WASHINGTON | The U.S. sent home 21 Saudi military students following an investigation into a deadly shooting last month by one of their fellow trainees at the Pensacola Naval Air Station, an attack that Attorney General William Barr said was an act of terrorism driven by some of the same motivations of the Sept. 11 plot.

The trainees who were removed had jihadist or anti-American sentiments on social media pages or had “contact with child pornography,” including in internet chat rooms, officials said. None is accused of having had advance knowledge of the shooting or helped the 21-year-old gunman carry it out.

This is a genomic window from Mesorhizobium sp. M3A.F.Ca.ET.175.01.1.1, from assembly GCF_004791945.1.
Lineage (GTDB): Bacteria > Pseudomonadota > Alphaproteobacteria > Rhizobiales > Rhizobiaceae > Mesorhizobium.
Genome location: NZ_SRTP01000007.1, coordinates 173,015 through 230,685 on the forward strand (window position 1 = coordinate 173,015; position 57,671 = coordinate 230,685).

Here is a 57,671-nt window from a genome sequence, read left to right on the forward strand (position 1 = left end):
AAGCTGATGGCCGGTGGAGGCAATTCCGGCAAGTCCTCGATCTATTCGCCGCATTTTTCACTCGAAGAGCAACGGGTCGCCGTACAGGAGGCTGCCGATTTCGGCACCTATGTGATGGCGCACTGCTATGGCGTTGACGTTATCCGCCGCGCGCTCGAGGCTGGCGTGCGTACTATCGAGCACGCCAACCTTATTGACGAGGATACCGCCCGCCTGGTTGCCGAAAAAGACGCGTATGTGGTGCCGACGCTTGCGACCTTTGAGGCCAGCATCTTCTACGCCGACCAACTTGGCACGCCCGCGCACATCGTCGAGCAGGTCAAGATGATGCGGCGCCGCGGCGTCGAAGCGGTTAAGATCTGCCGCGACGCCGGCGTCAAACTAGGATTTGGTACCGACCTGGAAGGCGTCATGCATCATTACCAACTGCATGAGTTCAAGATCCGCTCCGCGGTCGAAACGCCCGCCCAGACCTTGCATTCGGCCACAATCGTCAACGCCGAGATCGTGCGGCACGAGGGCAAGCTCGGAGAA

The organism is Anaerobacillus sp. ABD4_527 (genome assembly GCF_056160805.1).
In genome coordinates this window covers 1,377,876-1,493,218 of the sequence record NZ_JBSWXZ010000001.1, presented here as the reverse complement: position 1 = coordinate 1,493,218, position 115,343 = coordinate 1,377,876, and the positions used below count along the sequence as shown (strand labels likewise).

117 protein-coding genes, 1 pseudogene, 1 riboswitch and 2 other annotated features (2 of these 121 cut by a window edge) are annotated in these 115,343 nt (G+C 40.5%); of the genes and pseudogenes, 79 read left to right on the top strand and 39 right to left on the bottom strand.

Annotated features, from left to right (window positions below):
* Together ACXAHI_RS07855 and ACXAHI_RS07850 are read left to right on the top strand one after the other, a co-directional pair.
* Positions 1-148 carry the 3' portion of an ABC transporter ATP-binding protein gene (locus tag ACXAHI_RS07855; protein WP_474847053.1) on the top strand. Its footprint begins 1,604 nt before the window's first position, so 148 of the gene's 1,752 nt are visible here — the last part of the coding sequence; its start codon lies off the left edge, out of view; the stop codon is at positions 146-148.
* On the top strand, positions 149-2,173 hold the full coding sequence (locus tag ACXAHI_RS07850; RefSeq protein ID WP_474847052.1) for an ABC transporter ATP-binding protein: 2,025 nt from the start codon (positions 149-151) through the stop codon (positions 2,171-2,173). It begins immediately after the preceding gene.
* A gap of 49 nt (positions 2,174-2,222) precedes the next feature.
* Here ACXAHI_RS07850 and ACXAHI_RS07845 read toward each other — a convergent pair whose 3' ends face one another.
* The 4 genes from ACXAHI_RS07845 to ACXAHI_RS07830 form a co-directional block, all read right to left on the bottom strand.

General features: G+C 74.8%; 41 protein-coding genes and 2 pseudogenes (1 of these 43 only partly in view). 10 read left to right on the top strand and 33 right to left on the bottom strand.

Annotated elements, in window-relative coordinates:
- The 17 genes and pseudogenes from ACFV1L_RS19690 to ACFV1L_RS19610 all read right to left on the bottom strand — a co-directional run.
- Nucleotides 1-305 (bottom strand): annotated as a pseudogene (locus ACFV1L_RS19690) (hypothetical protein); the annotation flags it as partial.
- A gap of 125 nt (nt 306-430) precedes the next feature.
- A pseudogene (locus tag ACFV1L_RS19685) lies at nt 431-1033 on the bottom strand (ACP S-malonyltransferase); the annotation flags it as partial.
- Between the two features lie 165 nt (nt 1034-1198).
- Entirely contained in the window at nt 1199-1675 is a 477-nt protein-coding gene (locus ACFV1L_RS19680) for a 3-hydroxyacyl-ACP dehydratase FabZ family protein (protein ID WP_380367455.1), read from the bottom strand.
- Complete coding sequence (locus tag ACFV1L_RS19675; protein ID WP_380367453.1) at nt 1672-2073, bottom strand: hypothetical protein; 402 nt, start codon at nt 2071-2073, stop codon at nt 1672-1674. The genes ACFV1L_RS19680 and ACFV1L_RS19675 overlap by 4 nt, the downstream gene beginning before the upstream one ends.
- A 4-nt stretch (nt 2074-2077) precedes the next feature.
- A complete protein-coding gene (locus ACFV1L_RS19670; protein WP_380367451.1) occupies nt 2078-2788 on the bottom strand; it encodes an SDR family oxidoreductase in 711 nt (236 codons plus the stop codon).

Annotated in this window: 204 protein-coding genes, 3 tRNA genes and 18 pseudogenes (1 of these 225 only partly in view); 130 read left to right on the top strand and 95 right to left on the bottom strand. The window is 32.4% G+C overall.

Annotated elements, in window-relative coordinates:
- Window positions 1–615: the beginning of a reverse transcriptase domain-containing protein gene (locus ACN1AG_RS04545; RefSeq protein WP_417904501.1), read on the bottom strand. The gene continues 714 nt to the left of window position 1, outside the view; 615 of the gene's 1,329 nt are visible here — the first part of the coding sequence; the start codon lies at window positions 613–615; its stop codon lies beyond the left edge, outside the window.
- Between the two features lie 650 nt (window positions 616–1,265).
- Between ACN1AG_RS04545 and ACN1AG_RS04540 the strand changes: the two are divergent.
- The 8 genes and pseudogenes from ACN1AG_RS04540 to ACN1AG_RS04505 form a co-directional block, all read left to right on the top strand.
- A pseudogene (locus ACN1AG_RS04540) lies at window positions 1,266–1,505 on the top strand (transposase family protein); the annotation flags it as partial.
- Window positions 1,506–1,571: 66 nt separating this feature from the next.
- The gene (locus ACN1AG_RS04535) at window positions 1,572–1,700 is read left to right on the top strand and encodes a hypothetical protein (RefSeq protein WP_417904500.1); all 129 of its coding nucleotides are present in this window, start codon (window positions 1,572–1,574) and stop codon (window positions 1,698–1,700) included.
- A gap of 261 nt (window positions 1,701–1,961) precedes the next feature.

The Justice Department reviewed whether any of the trainees should face charges, but concluded that the conduct did not meet the standards for federal prosecution, Barr said.

The Dec. 6 shooting at the base in Pensacola in which Saudi Air Force officer Mohammed Alshamrani killed three U.S. sailors and injured eight other people focused public attention on the presence of foreign students in American military training programs and exposed shortcomings in the screening of cadets. Monday’s resolution singled out misconduct by individual students but also allows for continued training of pilots from Saudi Arabia, an important ally in the Middle East.

“The Kingdom of Saudi Arabia gave complete and total support for our counter-terrorism investigation, and ordered all Saudi trainees to fully cooperate,” Barr said. “This assistance was critical to helping the FBI determine whether anyone assisted the shooter in the attack.”